This Time Away: a succinct and heartwarming character study with a sting in its tail

Magali Barbe, “This Time Away” (2019)

A very heartwarming little film, succinct and taut in its telling, yet filled with tenderness and depth, this character study is a showcase of great storytelling and acting. Nigel (Timothy Spall) lives alone on his sprawling property, not wanting to see or speak to anyone else, determined to live out his twilight years in isolation after the death of his wife. Daughter Louise (Jessica Ellersby) does what she can to look after Dad but, depressed and unhappy, Nigel tersely sends her away. Time passes and the house – and Nigel as well – becomes unkempt and messy.

One day Nigel looks out the window to see a bunch of kids kicking something in his front garden so he angrily stomps outside and shoos them away. The object the children were tormenting turns out to be a little robot which eagerly follows Nigel into the house and soon becomes his companion. The robot names itself Max when Nigel wants to know what to call it. Over time Max restores order and cleanliness to the house and studio – where Nigel keeps his old notebooks on building prototype robots. As Max becomes familiar with Nigel’s house and routines, it spies an old photograph of Louise and Nigel tells Max who she is and her relation to him. Through this and other actions, viewers quickly grasp that Nigel has never been a very expressive man verbally but has always preferred to express himself by using his brain and hands to build things and create a comfortable and prosperous life for himself and his family.

Little does Nigel realise though that Max isn’t the only one observing him and his routine, the changing interiors in the house, and the changes in Nigel day by day as the robot gives him a reason to continue living …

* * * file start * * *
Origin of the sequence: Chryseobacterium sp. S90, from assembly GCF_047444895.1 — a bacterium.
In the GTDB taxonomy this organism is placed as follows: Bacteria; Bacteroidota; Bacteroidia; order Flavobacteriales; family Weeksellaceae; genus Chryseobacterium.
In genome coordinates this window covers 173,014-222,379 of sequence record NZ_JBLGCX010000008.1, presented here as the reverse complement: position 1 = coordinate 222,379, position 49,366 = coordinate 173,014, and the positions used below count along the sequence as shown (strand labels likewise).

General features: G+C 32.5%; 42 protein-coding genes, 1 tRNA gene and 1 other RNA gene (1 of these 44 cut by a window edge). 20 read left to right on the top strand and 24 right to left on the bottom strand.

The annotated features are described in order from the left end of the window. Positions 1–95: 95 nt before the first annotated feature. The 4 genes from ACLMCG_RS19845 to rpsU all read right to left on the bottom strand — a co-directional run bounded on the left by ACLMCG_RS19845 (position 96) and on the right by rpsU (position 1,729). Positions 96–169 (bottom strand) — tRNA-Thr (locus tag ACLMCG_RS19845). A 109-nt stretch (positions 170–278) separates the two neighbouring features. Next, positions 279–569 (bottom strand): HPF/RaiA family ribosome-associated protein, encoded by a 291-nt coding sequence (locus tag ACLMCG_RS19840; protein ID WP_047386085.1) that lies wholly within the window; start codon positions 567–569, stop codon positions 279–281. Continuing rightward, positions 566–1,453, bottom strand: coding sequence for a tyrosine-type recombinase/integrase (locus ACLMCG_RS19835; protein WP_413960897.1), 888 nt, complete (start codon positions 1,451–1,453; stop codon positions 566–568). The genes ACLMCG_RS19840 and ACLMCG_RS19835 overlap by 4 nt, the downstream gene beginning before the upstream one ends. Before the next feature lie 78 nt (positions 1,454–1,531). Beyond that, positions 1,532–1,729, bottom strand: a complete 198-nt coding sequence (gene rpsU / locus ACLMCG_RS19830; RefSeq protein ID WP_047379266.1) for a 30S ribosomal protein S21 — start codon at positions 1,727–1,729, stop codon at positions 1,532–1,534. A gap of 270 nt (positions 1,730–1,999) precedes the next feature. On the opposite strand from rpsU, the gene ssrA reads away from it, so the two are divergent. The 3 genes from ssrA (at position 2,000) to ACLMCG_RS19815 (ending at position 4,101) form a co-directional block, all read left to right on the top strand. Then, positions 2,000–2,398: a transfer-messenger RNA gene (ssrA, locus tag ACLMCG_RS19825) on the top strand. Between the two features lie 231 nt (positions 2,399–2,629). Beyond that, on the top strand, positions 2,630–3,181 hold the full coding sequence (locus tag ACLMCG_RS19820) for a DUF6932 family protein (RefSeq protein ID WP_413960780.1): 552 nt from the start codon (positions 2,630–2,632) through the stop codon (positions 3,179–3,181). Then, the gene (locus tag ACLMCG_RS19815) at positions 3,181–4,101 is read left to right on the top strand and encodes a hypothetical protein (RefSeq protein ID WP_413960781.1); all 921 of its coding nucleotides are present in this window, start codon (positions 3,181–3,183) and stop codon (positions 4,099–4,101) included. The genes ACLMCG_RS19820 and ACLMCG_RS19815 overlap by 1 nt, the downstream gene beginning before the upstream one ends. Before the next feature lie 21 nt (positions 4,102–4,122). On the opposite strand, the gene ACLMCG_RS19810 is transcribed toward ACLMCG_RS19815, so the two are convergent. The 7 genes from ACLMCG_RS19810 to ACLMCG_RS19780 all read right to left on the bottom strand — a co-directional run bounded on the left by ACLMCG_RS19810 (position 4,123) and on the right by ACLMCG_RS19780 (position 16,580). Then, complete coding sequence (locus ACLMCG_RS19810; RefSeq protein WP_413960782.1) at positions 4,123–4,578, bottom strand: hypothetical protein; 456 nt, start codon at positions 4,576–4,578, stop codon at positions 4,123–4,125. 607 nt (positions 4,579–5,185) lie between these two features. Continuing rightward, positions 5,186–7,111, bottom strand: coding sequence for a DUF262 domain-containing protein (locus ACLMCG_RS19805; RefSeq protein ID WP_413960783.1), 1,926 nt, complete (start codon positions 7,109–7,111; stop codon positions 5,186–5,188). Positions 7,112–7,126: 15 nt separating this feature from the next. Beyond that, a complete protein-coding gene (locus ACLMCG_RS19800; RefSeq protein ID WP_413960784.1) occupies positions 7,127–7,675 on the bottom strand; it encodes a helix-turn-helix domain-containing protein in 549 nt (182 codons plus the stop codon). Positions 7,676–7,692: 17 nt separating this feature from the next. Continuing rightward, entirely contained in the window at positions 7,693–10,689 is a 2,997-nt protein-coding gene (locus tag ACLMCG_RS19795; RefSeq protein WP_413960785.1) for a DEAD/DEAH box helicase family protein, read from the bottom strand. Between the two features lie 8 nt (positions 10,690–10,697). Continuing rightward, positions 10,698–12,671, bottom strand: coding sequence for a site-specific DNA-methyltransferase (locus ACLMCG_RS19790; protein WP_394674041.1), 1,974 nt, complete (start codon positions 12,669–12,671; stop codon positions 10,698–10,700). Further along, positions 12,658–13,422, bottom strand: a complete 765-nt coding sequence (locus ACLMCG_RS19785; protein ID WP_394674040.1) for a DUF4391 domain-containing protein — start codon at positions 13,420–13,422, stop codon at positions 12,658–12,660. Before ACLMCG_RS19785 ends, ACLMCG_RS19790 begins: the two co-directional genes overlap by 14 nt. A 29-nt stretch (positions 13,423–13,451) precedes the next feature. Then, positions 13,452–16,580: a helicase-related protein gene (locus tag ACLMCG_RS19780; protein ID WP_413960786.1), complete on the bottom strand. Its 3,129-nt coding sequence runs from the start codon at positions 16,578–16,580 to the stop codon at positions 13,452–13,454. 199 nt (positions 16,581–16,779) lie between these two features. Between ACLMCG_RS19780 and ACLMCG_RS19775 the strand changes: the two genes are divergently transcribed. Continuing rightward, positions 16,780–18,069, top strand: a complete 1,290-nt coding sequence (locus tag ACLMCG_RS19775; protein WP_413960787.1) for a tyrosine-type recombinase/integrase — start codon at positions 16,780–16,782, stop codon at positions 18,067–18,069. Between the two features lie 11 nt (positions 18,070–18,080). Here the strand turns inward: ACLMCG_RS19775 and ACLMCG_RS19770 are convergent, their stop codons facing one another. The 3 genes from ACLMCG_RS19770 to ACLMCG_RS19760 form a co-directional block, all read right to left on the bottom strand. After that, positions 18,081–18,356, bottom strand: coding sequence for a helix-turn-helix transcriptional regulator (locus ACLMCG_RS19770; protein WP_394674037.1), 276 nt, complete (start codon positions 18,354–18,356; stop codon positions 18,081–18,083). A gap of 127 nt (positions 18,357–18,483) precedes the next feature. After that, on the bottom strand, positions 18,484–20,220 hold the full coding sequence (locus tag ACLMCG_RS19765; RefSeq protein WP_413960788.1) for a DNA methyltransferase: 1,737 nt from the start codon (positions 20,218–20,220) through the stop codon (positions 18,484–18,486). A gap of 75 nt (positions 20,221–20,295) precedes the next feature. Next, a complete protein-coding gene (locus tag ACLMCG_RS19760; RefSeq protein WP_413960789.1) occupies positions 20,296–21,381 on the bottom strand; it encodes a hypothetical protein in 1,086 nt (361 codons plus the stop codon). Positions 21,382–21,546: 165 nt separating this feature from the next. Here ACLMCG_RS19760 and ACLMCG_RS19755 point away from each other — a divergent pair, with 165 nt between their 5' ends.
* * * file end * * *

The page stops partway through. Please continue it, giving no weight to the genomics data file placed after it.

As sole actor for much of the short film, Spall is in his element playing a character who needs connection with others and is unhappy being alone but finds asking for help difficult. His acting is minimal but it can be very nuanced and repeated viewings of this film will reward viewers with the care and depth he puts into portraying Nigel. The camera follows and sometimes dwells on Spall’s craggy features, and the actor and the character merge into each other. As Louise, Ellersby has much less to do but in her brief appearances she has affection and care for Nigel and his gruff behaviours.

The film makes quite good use of light to show the gradual changes in Nigel’s life after Max’s arrival and how those changes reflect his emotional improvement and perhaps his acceptance of his wife’s death and preparedness to let go of old attitudes and grudges. The plot is very minimal though one might puzzle over why Nigel appears never to question Max on how it turned up at his home when it did and why.

While the film appears to have a happy ending, it is also slightly chilling in its revelation that Max is really a tool for manipulating Nigel and it does suggest that we humans are much more malleable than we are prepared to admit. That man-made technology does a better job than a human in reconnecting an individual human to society and encouraging him to make changes in his life that improve him may say something deep and critical about the nature of our relationships with objects and other humans. After all, if Max can bring Nigel back into society, Max can just as easily mould Nigel into something that diminishes him as a human … and Nigel could very easily become a prisoner.

Two & Two: a study of how an individual dedicated to the truth can live in a police state society

Babak Anvari, “Two & Two ” (2011)

Notable for its minimal grey and dreary setting which throws all the audience’s attention onto the dialogue, the plot and the film’s themes, “2 + 2 =5” is a mini-study of repressive totalitarian government. Somewhere in Iran, in a boys’ school a brusque male school-teacher (Bijan Daneshmand) enters a grimy classroom where twelve young students are already seated. Through an intercom on the wall next to the blackboard, the headmaster’s voice admonishes the students that changes are a-foot and they are to obey their teacher without question. The teacher then writes 2 + 2 = 5 on the blackboard and compels the students to repeat what he has written several times over. Two boys object, saying that 2 + 2 = 4: the first boy is quickly put in his place by the teacher but the second student stands his ground bravely. Three senior boys are brought into the classroom to intimidate the student as he continues to assert that 2 + 2 =4. He is eventually brought down by imaginary machine-gun fire from the seniors, as if before a firing squad, and the other boys are horrified at the carnage. As the senior boys drag out the boy, the remaining boys are forced to repeat continuously after the teacher that 2 + 2 = 5 and to write down that sum. However the constant repetition cannot pry into one boy’s mind no matter how many times the repetition is bashed into his brain.